There will be weekly discussion forums for more open-ended questions, for which Foulke is employing several teaching assistants to review and respond to a selection of student posts. These student posts, however, are voluntary and will not be graded.

In contrast, online students who make up half of Foulke’s in-class course receive headsets with microphones to interact with Foulke’s live lecture and with each other.


For the design of their MOOCs, Foulke and other faculty credit the Center for Instructional Development and Distance Education (CIDDE) for a large amount of aid with course video and audio components as well as other instructional technologies and best practices.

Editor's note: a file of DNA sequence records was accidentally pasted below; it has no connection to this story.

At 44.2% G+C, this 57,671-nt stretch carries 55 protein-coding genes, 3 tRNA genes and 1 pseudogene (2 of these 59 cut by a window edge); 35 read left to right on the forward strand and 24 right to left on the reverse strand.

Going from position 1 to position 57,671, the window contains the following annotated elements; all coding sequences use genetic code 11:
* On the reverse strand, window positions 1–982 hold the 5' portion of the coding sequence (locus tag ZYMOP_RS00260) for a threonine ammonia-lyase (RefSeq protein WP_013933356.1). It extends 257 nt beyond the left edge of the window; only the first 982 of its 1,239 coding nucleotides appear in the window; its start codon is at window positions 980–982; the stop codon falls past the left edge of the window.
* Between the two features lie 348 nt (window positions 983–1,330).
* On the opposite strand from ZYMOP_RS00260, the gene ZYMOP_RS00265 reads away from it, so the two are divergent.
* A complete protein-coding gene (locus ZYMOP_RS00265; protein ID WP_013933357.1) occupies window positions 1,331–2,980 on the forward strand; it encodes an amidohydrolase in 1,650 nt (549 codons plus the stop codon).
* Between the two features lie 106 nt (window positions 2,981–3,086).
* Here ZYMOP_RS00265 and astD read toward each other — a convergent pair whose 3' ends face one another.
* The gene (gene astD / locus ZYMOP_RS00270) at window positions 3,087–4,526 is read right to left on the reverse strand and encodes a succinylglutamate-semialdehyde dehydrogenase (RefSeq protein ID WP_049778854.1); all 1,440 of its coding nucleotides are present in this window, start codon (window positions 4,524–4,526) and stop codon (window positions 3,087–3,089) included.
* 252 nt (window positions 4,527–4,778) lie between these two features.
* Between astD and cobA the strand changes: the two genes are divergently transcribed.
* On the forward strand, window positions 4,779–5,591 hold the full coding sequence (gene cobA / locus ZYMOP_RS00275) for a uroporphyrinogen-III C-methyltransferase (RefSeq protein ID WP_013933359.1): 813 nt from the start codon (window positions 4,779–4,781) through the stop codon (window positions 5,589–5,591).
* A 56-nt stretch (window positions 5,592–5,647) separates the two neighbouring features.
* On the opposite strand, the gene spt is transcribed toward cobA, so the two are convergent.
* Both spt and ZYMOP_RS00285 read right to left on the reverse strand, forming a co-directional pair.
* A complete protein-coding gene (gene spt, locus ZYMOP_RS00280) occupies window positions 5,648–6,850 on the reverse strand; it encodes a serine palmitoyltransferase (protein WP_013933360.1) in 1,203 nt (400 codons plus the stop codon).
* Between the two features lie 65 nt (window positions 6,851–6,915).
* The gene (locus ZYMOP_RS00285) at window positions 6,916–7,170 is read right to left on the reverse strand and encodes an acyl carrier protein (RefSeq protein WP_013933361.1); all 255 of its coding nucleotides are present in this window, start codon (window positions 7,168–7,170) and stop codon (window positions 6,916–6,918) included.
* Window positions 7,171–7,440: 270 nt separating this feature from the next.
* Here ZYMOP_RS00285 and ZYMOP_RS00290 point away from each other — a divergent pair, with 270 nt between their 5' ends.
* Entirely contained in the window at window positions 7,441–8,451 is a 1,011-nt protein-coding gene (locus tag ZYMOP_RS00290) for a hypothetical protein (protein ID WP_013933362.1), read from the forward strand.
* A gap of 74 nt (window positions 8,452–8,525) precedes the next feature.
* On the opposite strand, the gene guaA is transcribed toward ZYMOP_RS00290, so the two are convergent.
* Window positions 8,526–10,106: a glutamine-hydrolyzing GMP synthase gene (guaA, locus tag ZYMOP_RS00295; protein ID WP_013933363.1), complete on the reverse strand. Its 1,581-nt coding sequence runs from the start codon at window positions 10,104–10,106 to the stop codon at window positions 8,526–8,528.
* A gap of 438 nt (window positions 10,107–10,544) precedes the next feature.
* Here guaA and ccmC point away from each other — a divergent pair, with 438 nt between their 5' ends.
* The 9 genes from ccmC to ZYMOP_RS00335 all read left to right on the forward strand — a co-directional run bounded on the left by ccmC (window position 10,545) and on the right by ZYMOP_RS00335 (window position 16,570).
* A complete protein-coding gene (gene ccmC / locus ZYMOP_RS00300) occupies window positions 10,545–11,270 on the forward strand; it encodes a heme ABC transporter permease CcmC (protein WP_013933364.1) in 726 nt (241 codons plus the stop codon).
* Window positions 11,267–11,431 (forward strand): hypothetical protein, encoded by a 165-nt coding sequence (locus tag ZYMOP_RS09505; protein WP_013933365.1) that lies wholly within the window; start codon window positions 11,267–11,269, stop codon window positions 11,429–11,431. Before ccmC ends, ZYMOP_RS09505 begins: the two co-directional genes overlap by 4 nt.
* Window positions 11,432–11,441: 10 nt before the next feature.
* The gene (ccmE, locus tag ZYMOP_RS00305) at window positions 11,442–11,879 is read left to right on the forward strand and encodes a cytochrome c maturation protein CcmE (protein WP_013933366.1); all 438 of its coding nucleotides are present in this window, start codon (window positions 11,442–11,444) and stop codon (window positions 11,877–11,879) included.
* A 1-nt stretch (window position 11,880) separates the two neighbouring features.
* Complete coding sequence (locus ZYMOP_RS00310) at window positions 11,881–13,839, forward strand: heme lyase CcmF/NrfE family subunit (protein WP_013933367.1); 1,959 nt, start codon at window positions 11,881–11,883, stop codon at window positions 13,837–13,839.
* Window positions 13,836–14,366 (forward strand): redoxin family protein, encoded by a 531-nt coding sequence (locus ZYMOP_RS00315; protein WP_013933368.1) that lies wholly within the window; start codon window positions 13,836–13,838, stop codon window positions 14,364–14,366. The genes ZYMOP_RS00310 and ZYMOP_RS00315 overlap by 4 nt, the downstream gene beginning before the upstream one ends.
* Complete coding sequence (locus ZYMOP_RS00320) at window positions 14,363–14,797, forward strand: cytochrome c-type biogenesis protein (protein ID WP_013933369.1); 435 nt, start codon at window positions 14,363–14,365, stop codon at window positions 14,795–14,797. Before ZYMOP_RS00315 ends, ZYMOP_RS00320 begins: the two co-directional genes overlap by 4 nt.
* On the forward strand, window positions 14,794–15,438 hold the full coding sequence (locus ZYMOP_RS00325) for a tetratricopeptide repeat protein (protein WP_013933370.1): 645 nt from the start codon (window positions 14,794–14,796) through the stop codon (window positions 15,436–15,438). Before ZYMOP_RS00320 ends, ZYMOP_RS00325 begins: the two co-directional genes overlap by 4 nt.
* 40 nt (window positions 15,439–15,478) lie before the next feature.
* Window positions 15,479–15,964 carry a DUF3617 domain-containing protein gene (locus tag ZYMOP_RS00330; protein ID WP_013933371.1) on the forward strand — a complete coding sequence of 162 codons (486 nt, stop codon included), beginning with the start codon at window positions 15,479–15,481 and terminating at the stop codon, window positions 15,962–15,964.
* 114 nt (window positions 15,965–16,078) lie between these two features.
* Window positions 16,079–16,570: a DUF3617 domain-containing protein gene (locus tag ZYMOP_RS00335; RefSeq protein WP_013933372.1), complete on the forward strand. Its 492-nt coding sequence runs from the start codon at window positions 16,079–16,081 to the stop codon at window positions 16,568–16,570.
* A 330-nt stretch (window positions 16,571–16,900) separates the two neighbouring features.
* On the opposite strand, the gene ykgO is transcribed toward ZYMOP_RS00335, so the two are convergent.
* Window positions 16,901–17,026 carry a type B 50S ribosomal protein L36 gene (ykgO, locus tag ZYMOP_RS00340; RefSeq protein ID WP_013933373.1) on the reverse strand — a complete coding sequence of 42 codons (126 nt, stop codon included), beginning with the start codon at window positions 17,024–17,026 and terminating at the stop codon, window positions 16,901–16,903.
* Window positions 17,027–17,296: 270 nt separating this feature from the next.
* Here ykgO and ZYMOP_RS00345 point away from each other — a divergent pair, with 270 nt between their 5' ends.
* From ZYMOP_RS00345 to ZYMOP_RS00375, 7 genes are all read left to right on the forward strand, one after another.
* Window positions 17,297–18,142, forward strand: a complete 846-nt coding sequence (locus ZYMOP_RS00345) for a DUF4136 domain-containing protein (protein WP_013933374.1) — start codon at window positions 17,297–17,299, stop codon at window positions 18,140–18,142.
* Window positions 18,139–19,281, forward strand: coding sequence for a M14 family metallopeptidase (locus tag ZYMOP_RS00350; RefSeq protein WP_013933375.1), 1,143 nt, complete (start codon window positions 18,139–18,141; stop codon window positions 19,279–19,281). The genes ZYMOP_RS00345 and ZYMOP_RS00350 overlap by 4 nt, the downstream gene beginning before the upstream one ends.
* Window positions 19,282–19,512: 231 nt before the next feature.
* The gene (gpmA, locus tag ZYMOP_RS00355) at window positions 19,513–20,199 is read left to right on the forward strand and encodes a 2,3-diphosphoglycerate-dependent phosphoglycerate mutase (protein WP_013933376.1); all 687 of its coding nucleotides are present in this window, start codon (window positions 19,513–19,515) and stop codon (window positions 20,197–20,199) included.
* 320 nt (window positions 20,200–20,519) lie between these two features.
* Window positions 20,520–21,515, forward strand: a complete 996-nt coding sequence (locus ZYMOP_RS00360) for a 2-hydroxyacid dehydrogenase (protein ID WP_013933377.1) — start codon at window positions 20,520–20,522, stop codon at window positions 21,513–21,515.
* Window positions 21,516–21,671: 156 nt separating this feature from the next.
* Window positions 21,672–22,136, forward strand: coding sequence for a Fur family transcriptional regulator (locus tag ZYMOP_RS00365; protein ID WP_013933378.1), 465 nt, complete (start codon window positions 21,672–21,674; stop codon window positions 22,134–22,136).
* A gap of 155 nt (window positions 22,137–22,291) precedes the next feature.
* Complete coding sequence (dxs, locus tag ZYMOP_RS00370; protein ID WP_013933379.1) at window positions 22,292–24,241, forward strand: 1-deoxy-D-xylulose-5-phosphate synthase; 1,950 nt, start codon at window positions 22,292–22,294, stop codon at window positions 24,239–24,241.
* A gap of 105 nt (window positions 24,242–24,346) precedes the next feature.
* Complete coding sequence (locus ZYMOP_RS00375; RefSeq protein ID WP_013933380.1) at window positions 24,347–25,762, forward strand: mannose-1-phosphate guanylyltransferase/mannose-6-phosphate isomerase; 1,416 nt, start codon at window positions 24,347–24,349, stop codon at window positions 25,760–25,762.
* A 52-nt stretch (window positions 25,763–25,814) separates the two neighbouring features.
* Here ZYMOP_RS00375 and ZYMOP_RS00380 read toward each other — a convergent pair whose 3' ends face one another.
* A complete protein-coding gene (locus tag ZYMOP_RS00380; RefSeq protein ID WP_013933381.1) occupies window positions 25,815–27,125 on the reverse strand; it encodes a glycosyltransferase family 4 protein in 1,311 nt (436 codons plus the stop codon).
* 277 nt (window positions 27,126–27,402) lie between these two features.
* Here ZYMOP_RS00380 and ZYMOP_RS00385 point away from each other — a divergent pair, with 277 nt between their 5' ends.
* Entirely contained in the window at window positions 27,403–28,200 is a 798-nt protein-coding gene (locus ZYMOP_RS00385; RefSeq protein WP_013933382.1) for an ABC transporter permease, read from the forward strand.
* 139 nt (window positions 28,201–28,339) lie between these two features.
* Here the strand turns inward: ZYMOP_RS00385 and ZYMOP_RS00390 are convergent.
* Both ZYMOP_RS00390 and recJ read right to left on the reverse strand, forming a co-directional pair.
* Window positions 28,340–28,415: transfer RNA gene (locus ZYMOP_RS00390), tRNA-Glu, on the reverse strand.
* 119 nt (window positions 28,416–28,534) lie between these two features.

Valerie Swigart, a faculty member in health promotion and development in the School of Nursing, currently is preparing a MOOC that will begin in November. “The University support and particularly the CIDDE support for the course is phenomenal,” says Swigart, who will be teaching the Clinical Terminology for International and American Students course with Michael Gold, emeritus faculty member in public administration in the Graduate School of Public and International Affairs. The course has nearly 8,000 enrollees to date.

With Carol Washburn, manager of teaching and learning for CIDDE, Swigart and Gold have been planning the course since last November. Nursing Dean Jacqueline Dunbar-Jacob suggested that they design a new course for their MOOC so that nursing students and other new medical practitioners entering the clinical setting for the first time could familiarize themselves with what is nearly a foreign language used by more experienced personnel there. It also could help students in early courses and in simulation labs.